The Web Gambit

Thoughts on Web Development

Microsoft at a Crossroads

Microsoft’s developer story has recently diverged into a tale of two cities.  Martin Fowler and Sam Gentile both recently wrote about it.

On one hand, you have the traditional Mort-focused camp, which focuses on creating drag-and-drop developer tools like GridViews, DataSources, and Typed DataSets.  For this group, the traditional ASP.NET WebForm model appears to be the quickest way to Rapid Application Development.  However, RAD technologies like these tend to break down when they are used on many large scale projects.  This is generally is due to the lack of testability and the inherent bad practices that many new ASP.NET developers pick up when using the tools out of the box.  Without some solid best practices guidance, many ASP.NET projects often fall into a black hole when they reach the testing stage. 

On the other hand, there is a large community of software professionals that utilize Agile development, Open Source tools, and better developer practices while still focusing on the Microsoft platform for their projects.  These developers often balk at Microsoft’s attempts to copy Open Source projects and many find Microsoft’s whole attitude towards open source to be very frustrating.  There has recently been a lot of concern that this group is likely to migrate to the Next Big Thing (whatever that may be) and leave the platform behind all together.

While there are groups within Redmond that attempt to educate developers around some best practices, they aren’t promoted well by Microsoft.  Also they also tend to face some backlash from the larger developer community due to the shaky middle ground they meet between the two sides of the fence.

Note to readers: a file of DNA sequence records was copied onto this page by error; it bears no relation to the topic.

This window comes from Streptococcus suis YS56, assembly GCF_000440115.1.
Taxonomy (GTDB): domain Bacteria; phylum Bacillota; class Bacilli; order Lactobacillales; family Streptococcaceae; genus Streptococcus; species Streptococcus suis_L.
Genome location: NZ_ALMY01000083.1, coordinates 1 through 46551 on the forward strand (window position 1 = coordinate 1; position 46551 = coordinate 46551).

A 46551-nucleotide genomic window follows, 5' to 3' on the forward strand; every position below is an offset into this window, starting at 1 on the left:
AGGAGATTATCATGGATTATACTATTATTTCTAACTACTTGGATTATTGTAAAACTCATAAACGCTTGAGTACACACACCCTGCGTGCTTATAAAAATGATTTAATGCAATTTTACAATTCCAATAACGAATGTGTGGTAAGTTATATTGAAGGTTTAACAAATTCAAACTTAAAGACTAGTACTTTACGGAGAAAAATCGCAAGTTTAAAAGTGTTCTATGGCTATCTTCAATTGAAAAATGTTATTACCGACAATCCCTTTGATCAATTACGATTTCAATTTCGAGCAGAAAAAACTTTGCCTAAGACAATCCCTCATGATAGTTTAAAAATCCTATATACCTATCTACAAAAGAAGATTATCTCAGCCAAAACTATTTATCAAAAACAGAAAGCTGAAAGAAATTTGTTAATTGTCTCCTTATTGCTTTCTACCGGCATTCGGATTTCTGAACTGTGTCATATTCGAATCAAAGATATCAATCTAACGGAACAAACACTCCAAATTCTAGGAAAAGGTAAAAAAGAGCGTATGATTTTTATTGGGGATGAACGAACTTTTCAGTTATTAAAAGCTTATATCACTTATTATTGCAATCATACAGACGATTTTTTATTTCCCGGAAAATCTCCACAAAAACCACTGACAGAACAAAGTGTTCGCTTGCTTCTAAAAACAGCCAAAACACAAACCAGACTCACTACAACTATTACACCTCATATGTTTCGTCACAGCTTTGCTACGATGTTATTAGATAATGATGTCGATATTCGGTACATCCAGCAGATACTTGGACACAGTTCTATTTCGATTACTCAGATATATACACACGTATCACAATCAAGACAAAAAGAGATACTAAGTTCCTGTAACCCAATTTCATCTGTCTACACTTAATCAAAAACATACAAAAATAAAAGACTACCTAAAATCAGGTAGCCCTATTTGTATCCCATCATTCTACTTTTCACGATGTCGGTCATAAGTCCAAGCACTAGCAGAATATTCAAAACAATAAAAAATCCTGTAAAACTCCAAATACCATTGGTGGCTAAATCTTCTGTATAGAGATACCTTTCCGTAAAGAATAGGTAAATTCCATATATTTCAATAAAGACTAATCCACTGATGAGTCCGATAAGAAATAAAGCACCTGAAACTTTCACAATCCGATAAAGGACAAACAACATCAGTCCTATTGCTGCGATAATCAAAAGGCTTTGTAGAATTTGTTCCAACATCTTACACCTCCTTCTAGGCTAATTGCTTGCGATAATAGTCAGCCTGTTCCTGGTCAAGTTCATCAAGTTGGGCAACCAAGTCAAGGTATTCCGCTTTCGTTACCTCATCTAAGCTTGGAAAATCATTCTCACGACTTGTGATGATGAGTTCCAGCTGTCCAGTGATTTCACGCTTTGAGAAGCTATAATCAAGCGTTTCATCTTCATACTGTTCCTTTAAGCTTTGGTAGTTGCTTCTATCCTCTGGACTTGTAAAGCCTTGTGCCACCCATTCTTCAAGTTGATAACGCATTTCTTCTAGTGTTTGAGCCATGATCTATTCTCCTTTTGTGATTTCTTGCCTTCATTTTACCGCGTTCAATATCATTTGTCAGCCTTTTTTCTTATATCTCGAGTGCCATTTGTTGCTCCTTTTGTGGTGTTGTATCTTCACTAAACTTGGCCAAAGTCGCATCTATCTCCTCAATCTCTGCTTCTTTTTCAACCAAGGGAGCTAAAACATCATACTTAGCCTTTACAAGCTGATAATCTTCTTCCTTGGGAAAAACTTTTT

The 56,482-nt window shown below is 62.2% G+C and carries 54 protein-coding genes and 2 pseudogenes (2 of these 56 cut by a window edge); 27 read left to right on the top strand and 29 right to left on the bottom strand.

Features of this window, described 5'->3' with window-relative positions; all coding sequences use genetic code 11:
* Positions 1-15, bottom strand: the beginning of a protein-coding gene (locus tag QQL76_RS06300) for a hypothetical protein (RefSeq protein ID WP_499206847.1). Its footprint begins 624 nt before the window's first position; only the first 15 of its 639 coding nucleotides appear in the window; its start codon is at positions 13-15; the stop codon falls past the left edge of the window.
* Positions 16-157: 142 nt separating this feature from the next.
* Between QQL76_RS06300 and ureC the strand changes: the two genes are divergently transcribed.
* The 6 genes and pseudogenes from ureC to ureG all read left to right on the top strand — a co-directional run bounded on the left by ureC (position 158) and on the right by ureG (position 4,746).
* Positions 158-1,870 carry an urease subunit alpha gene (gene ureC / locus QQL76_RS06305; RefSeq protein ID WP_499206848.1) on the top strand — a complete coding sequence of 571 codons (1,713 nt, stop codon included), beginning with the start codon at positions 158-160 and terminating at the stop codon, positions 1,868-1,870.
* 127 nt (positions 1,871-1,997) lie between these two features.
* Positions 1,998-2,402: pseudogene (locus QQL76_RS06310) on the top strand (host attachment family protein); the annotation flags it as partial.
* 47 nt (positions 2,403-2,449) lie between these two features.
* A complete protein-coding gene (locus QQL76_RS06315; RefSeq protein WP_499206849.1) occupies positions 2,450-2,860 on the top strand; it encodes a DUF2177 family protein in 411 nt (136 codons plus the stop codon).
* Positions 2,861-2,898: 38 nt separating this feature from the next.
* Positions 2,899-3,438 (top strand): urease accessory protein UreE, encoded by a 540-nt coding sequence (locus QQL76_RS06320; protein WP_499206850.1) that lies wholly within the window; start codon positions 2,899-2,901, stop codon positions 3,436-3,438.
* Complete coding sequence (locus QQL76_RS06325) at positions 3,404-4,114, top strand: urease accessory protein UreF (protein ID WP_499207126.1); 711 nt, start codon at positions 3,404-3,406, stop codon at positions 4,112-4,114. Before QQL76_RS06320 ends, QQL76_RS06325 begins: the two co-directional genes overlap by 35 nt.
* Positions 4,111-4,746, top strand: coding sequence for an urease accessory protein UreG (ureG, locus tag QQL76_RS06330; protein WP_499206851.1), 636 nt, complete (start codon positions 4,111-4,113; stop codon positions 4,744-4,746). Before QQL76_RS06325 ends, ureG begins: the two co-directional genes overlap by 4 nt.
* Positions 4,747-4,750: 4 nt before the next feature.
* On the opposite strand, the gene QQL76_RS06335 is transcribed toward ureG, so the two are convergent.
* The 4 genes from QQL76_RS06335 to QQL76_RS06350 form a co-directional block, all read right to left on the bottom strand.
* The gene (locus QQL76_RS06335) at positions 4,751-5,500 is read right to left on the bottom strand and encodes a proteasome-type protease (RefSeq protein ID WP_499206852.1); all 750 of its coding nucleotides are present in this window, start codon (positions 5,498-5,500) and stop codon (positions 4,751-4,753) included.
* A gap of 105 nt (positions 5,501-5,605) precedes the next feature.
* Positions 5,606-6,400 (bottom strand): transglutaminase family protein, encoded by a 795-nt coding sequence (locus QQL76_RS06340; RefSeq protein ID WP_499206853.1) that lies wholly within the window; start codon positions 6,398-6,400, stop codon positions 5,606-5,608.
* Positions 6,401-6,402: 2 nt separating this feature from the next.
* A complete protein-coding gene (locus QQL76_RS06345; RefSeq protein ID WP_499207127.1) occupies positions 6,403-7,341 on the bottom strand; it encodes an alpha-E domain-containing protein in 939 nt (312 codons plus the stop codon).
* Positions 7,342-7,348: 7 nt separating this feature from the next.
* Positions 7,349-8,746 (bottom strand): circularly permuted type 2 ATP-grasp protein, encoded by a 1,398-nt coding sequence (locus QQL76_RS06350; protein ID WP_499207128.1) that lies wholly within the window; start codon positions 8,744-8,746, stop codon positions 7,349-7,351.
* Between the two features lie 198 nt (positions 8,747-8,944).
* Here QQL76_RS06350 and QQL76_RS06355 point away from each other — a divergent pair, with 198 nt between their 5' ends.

I am currently focused on developing for the Microsoft platform, but I have no reservations about moving to another platform at some point in my career.  I’ve done it before and I can easily do it again.  My main reason for sticking with .NET has been the amazing friends and colleagues that I’ve met while working with the platform.  The community that has grown around the .NET platform has been it’s biggest strong point for me thus far.  And I think that if the more prominent members of this community start moving to another platform, I will definitely take a look at that platform for myself.

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2 responses to “Microsoft at a Crossroads

  1. Mike Schinkel June 4, 2007 at 10:22 pm

    It is interesting to finally start to see other people talk about the same things I've been ranting about since last October…
    http://www.mikeschinkel.com/…/Microsoft

  2. Evan June 10, 2007 at 12:41 pm

    Yes, I agree with you. I really would ultimately like to migrate to RoR at *some* point. First, I think the number of RoR jobs needs to go up. If they can maintain their momentum, this will happen eventually. Second, I have to fall back to the Agile Manifesto. I value individuals and interactions above processes and tools. I value the talented friends and coworkers around me above the shiny new tool on the shelf. This includes those who don't see eye to eye with me.
    The community around the MS stack is really good. It just has a lot of learning to do. This includes the very smart guys working over at MS. Many of them, who create our next generation tools, don't truely get the "agile development" way of working. The recent Entity Framework bruhaha is evidence of this. BUT, times are changing, and even one of the lead EF devs said he thinks he finally gets Persistence Ignorance.
    In short, we can bail now and leave our MS community behind, or we can stick it out and watch the transformation. It will come.

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